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Gergely Szalka

Gergely Szalka

Executive Director, MSCI Research

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Don’t Let CoCo Bond Risk Sneak Up On You

Convertible contingent securities — known as “CoCo bonds”-- are a popular form of hybrid debt, but they can be hard to value when issuers head into troubled waters. These securities are a form of risky debt (typically issued by European financial institutions) that convert to equity when a predetermined trigger is met, such as when the issuer’s capital or balance sheet plunges in value. Institutional investors have been attracted to the 5%-7% yields paid by these securities.

But figuring out when a CoCo bond is at risk of being converted to equity — effectively eradicating the value of the bond — can be tricky. When Spain’s Banco Popular collapsed in June, the value of its CoCos was completely wiped out, as depositors withdrew their money en masse. (The bank was acquired by Banco Santander for €1.) How can investors spot indications of a potential collapse, especially in a bull market? The answer may lie in having a dedicated risk model that picks up on early warning signs.

One of the key problems in valuing CoCos is that they do not have a long history. These hybrid securities, which became a popular way of financing European banks after the 2008 financial crisis, haven’t been tested in any major market downturn. Plus, how they convert to equity from debt can be somewhat opaque. And, when a collapse occurs it can happen very quickly, as negative headlines may lead to a run on the bank, with swift and hard implications for CoCo bonds.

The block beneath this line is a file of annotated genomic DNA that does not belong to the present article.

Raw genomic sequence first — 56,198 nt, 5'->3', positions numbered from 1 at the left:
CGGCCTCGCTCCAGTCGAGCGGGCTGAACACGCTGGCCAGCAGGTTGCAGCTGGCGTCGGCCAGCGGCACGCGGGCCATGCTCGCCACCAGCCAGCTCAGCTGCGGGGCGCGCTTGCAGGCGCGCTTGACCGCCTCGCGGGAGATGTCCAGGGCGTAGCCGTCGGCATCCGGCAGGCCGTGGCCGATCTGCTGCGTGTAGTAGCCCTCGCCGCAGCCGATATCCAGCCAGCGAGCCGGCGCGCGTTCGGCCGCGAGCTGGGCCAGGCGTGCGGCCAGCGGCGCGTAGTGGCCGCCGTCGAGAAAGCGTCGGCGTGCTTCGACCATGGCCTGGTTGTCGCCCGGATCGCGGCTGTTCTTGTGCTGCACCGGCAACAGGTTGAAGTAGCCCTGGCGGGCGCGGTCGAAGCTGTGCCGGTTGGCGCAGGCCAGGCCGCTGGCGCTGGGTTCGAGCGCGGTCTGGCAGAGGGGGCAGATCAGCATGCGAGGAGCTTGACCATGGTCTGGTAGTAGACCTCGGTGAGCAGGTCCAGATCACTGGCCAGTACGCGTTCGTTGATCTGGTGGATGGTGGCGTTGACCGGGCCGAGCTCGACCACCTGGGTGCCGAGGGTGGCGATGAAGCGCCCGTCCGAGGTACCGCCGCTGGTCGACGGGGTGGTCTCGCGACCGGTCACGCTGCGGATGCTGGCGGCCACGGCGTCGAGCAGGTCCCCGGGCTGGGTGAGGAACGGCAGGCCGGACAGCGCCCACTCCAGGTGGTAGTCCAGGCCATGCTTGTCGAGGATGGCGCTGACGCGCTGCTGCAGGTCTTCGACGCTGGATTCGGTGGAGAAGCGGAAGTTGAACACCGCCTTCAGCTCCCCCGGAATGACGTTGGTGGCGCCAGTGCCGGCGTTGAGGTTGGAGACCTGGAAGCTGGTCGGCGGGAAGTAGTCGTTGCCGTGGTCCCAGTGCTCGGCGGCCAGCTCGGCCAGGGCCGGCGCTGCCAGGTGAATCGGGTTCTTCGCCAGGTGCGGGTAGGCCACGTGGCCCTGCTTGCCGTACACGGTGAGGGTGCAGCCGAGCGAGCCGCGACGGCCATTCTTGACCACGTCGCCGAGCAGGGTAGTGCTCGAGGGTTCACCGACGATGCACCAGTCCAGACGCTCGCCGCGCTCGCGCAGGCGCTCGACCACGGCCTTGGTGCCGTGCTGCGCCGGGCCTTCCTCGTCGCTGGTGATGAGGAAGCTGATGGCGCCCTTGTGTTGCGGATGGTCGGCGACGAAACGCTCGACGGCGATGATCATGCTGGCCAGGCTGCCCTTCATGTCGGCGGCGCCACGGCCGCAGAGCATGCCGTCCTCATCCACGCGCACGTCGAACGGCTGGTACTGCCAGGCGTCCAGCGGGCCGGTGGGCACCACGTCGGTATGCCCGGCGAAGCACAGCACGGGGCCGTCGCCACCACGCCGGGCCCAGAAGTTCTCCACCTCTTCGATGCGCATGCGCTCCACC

Picking up on tail risk

Standard fixed-income models tend to ignore the conversion feature of CoCo bonds and thus can paint a misleading picture of risk. In our analysis, we studied the risk of Banco Popular-issued CoCo bonds failing using MSCI’s Contingent Convertible model. Our post-event measure of this ex-ante risk is 95% Value at Risk for a one-day horizon, as a percentage of market value.

MSCI’s model detected rising risk of Banco Popular's CoCo bond

Source: Thomson Reuters, used with permission

The CoCo model and the MSCI Generic Bond model provided very different indications of forecasted risk. As shown above, the CoCo model successfully forecast rising expectations of conversion, resulting in declining valuations and growing risk to the investor. The standard bond model’s risk forecast failed to pick up the growing expectation of a tail event, providing a misleading insight.

Using our risk model, we can readily see (below) a steep increase in the risk of Banco Popular CoCo bonds failing relative to the average risk forecast across the universe and to the average forecast of the top 10 riskiest bonds. While the risk of Banco Popular CoCo bond was always higher than the average of the entire universe, in February and March it was lower than the top 10 average. In April and May, however, the risk of the Banco Popular CoCo bond escalated, and by June was going through the roof, far surpassing the rest of the universe.

MSCI Risk Forecasts for Banco Popular CoCo Risk vs. CoCo Bonds

Source: MSCI

CoCos are here to stay

CoCos have become very popular financing tools since the financial crisis. Issuance has continued, mostly in APAC recently, with $675 billion in CoCo bonds outstanding worldwide (see exhibit below). For the foreseeable future, they are here to stay, offering higher yields in a low-yield environment. But their complex and somewhat opaque features make investing in them challenging, especially when an issuer faces a sharp reversal in fortune. A dedicated model offers a new tool to evaluate the potential risks from this market.

Global CoCo issuance totalled $675 billion

Source: Thomson Reuters, used with permission


The author thanks Andy Sparks for his contributions to this post.


Further reading:

Are corporate bonds vulnerable to ECB tapering?

Navigating central bank intervention in corporate bond markets

What is the future of the ECB’s corporate bond program?